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DVSA Maintenance Investigations are Changing

03 September

The DVSA has today (1 September 2020) announced that its maintenance investigations – which are carried out to establish whether Operator’s Licence holders have suitable systems, facilities and arrangements in place to maintain their vehicles and trailers in a fit and serviceable condition – are changing.

DVSA conduct maintenance investigations in a variety of scenarios but they typically arise following the issue of an ‘S’ marked prohibition to a vehicle or trailer. Alternatively, a maintenance investigation may be completed at the specific request of the Traffic Commissioner following, for example, application by the operator to vary the Operator’s Licence or where an operator’s prohibition rate or MOT fail rate are above the national average.

During the maintenance investigation, the DVSA Vehicle Examiner will inspect some of the operator’s vehicles (and trailers), review the operator’s maintenance systems, procedures and documentation and complete a Maintenance Investigation Visit Report (“MIVR”), which will now cover the following 14 areas of compliance:

  1. Operator legal entity (for further information in relation to legal entity, our article Making Changes? Don’t do it BACK to Front! can be accessed here (pages 41 to 43)).
  2. Condition of vehicles examined at the fleet check
  3. Operating centre
  4. Inspection and maintenance records
  5. Driver defect reporting
  6. Maintenance facilities and arrangements
  7. Vehicle emissions
  8. Wheel and tyre management
  9. Public service vehicle accessibility regulations (PSVAR)
  10. Prohibition assessment
  11. Security requirements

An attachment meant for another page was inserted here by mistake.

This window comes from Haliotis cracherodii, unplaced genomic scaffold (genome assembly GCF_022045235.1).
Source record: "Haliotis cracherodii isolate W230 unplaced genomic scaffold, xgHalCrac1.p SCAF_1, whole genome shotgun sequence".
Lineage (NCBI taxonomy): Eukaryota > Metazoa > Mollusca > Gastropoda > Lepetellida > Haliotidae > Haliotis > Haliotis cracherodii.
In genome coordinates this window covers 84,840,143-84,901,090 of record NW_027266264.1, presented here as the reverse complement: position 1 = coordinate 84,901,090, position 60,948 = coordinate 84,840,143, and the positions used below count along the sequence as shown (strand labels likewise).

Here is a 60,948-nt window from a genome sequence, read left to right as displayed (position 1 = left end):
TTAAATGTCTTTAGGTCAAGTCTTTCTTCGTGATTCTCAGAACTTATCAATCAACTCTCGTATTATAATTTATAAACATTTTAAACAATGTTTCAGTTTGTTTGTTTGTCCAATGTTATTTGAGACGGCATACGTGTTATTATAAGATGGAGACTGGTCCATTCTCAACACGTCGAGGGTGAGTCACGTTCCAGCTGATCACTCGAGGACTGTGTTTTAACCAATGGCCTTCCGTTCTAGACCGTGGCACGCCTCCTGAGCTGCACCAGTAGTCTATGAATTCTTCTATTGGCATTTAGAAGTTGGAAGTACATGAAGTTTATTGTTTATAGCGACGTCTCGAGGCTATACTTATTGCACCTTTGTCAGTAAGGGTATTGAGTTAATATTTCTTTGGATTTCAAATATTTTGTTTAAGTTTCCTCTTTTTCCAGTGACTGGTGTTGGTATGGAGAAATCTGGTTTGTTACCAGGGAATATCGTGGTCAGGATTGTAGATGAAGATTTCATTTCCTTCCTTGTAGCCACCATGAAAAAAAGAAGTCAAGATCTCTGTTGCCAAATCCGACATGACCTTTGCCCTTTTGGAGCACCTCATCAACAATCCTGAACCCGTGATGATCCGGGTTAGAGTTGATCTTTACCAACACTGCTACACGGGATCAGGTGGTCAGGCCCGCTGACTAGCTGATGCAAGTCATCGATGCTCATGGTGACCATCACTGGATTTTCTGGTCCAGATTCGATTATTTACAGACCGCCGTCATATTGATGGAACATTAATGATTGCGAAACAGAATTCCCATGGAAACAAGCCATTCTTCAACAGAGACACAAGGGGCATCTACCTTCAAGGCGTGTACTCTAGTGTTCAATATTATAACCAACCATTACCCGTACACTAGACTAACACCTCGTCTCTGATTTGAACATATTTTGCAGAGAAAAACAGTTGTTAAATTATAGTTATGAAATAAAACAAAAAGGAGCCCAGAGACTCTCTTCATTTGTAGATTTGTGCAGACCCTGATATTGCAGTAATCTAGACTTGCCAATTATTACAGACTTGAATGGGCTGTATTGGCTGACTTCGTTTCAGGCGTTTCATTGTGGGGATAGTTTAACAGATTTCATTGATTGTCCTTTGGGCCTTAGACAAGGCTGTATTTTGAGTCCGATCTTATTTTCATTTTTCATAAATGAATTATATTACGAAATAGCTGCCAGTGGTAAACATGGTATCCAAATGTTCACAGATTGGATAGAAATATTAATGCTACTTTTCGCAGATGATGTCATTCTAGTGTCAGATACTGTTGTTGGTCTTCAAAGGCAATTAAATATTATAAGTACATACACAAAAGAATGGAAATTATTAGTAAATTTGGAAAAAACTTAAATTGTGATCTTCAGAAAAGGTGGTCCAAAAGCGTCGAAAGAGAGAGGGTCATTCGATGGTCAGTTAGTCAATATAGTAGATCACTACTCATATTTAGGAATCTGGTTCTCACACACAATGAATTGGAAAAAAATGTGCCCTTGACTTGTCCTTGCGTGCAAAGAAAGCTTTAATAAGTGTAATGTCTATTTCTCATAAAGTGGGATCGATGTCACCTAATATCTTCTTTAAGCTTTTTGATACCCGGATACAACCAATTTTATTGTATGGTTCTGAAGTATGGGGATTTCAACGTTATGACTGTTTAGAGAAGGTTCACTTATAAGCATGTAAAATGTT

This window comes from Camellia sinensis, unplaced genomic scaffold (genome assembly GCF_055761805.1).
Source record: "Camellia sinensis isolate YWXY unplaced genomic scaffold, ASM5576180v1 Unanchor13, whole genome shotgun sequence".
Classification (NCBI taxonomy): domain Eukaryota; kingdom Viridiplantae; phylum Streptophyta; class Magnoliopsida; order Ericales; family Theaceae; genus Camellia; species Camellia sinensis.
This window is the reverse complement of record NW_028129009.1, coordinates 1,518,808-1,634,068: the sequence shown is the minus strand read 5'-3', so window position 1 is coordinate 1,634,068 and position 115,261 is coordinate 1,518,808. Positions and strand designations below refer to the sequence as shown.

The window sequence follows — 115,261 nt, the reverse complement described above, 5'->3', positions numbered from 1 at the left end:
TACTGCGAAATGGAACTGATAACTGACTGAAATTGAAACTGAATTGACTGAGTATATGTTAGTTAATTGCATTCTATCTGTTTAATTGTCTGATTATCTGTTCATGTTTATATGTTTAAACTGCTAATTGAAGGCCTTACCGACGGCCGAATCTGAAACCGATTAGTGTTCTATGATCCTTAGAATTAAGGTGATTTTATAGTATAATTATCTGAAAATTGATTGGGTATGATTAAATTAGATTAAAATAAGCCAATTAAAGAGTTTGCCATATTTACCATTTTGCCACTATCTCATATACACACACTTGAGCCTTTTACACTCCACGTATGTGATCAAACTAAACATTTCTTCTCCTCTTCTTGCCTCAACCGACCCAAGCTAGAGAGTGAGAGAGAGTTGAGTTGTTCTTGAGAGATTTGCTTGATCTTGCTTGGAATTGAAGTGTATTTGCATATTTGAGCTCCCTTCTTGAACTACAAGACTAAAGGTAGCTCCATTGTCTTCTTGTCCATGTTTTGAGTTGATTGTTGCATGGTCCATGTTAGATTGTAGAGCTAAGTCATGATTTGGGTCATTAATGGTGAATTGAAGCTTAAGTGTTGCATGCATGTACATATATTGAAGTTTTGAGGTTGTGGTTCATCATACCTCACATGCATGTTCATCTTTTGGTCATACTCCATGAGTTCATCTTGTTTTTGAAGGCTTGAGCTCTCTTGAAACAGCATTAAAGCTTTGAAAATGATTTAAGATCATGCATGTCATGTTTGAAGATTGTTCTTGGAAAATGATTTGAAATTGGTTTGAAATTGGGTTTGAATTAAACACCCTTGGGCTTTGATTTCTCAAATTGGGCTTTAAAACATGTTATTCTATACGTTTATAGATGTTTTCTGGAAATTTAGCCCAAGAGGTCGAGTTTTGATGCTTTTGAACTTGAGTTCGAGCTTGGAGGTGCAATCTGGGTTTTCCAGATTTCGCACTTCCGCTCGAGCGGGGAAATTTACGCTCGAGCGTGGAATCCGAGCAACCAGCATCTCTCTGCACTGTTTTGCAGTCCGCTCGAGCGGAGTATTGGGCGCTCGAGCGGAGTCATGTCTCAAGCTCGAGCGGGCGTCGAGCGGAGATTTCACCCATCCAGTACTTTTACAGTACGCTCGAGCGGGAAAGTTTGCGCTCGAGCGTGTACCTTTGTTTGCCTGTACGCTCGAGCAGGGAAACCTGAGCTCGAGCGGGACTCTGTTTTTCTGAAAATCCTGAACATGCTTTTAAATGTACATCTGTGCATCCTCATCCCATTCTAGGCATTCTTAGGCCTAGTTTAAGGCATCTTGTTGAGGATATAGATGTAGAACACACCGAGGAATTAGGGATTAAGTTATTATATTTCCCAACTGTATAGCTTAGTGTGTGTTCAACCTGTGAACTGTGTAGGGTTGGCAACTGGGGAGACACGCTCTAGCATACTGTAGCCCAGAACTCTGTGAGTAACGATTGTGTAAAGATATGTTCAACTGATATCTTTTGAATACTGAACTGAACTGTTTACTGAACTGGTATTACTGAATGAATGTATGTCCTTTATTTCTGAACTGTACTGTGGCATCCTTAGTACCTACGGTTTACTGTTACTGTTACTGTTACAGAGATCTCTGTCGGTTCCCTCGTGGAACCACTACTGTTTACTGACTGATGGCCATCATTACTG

12. Previous reported shortcomings, conditions and undertakings
  13. Transport manager/responsible person
  14. Request for explanation response (where applicable)

Each area of compliance will be assessed through a series of questions and the ‘outcome’ of the assessment will be banded as either:

  • ‘satisfactory’ – no action required by the operator
  • ‘mostly satisfactory’ – advice is given to the operator
  • ‘unsatisfactory’ – operator action and explanation required
  • ‘report to OTC’ – operator action and explanation required

The DVSA has published guidance (one for HGV operators – click here and PSV operators – click here) detailing the questions that will be used during the maintenance investigation.

If the overall outcome of the maintenance investigation is ‘satisfactory’ or ‘mostly satisfactory’, the operator will be excepted to improve any systems or procedures where advice has been given.  If, however, the overall outcome is ‘unsatisfactory’ or ‘report to OTC’, the operator will be required to provide an explanation of the action they are going to take to address the issues identified. Any ‘report to OTC’ cases will automatically be reported to the Office of the Traffic Commissioner (the Traffic Commissioner will be provided with a copy of the MIVR and the operator’s response).  In ‘unsatisfactory’ cases, further action will depend on the response to the MIVR provided by the operator but could include the case being closed, checks by the DVSA Remote Enforcement Office at a future date, or reporting the case to the Office of the Traffic Commissioner.  Where reports are made to the Office of the Traffic Commissioner, it is highly likely that the operator and transport manager will be called to a Public Inquiry and face potential regulatory action.

With a niche specialism in commercial road transport, Backhouse Jones’ eight-strong team of leading regulatory road transport Solicitors is the largest of its kind and has a thousand first-hand experiences assisting operators and transport managers who are experiencing a compliance hiccup or facing issues with the management of their Operator’s Licence.  We are adept at handling DVSA investigations and Public Inquiries and are recognised by the independent Chambers Guide as “a market-leading practice with specialist expertise across the full spectrum of road regulatory matters” and “the premier firm dealing with road transport regulatory work with far and away the biggest market share of any firm in this field”.  We are intimately familiar with the maintenance investigation and Public Inquiry process and the expectations of both DVSA and the Traffic Commissioners so arm yourself with the best representation available by contacting Backhouse Jones’ Regulatory team by email on or on 01254 828300.

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